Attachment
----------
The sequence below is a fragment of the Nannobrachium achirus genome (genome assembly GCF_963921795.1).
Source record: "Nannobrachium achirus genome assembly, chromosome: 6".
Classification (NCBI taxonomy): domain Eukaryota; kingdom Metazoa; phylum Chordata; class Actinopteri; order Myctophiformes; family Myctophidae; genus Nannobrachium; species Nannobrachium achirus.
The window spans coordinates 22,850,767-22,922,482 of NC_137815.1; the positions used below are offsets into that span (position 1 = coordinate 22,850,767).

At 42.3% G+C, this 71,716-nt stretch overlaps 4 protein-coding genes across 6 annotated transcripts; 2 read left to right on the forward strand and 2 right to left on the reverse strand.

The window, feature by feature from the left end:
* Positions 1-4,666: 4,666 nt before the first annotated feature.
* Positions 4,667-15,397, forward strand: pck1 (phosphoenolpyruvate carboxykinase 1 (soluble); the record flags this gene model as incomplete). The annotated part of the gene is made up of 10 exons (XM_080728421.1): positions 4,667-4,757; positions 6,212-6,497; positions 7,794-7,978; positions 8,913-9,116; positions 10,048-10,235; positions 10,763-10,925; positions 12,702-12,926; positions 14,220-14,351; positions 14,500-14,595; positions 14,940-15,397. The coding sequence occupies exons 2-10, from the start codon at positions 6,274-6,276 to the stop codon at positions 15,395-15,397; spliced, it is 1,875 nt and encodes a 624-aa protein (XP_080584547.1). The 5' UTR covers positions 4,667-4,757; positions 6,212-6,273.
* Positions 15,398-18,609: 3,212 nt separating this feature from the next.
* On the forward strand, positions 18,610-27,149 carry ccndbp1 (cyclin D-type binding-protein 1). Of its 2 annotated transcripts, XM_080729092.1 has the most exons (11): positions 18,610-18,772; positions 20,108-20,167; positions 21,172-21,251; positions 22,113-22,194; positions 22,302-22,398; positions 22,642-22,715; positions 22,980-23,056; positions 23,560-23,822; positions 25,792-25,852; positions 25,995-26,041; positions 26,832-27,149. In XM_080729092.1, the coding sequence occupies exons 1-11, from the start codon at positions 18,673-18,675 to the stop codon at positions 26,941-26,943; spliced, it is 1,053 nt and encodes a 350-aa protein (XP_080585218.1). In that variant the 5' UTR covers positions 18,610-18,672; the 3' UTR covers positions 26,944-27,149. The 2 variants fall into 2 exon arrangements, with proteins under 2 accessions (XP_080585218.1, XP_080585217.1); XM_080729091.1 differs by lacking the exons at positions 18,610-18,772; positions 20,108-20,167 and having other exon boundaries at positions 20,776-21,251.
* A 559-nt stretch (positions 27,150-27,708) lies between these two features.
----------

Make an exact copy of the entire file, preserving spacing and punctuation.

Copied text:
The sequence below is a fragment of the Nannobrachium achirus genome (genome assembly GCF_963921795.1).
Source record: "Nannobrachium achirus genome assembly, chromosome: 6".
Classification (NCBI taxonomy): domain Eukaryota; kingdom Metazoa; phylum Chordata; class Actinopteri; order Myctophiformes; family Myctophidae; genus Nannobrachium; species Nannobrachium achirus.
The window spans coordinates 22,850,767-22,922,482 of NC_137815.1; the positions used below are offsets into that span (position 1 = coordinate 22,850,767).

At 42.3% G+C, this 71,716-nt stretch overlaps 4 protein-coding genes across 6 annotated transcripts; 2 read left to right on the forward strand and 2 right to left on the reverse strand.

The window, feature by feature from the left end:
* Positions 1-4,666: 4,666 nt before the first annotated feature.
* Positions 4,667-15,397, forward strand: pck1 (phosphoenolpyruvate carboxykinase 1 (soluble); the record flags this gene model as incomplete). The annotated part of the gene is made up of 10 exons (XM_080728421.1): positions 4,667-4,757; positions 6,212-6,497; positions 7,794-7,978; positions 8,913-9,116; positions 10,048-10,235; positions 10,763-10,925; positions 12,702-12,926; positions 14,220-14,351; positions 14,500-14,595; positions 14,940-15,397. The coding sequence occupies exons 2-10, from the start codon at positions 6,274-6,276 to the stop codon at positions 15,395-15,397; spliced, it is 1,875 nt and encodes a 624-aa protein (XP_080584547.1). The 5' UTR covers positions 4,667-4,757; positions 6,212-6,273.
* Positions 15,398-18,609: 3,212 nt separating this feature from the next.
* On the forward strand, positions 18,610-27,149 carry ccndbp1 (cyclin D-type binding-protein 1). Of its 2 annotated transcripts, XM_080729092.1 has the most exons (11): positions 18,610-18,772; positions 20,108-20,167; positions 21,172-21,251; positions 22,113-22,194; positions 22,302-22,398; positions 22,642-22,715; positions 22,980-23,056; positions 23,560-23,822; positions 25,792-25,852; positions 25,995-26,041; positions 26,832-27,149. In XM_080729092.1, the coding sequence occupies exons 1-11, from the start codon at positions 18,673-18,675 to the stop codon at positions 26,941-26,943; spliced, it is 1,053 nt and encodes a 350-aa protein (XP_080585218.1). In that variant the 5' UTR covers positions 18,610-18,672; the 3' UTR covers positions 26,944-27,149. The 2 variants fall into 2 exon arrangements, with proteins under 2 accessions (XP_080585218.1, XP_080585217.1); XM_080729091.1 differs by lacking the exons at positions 18,610-18,772; positions 20,108-20,167 and having other exon boundaries at positions 20,776-21,251.
* A 559-nt stretch (positions 27,150-27,708) lies between these two features.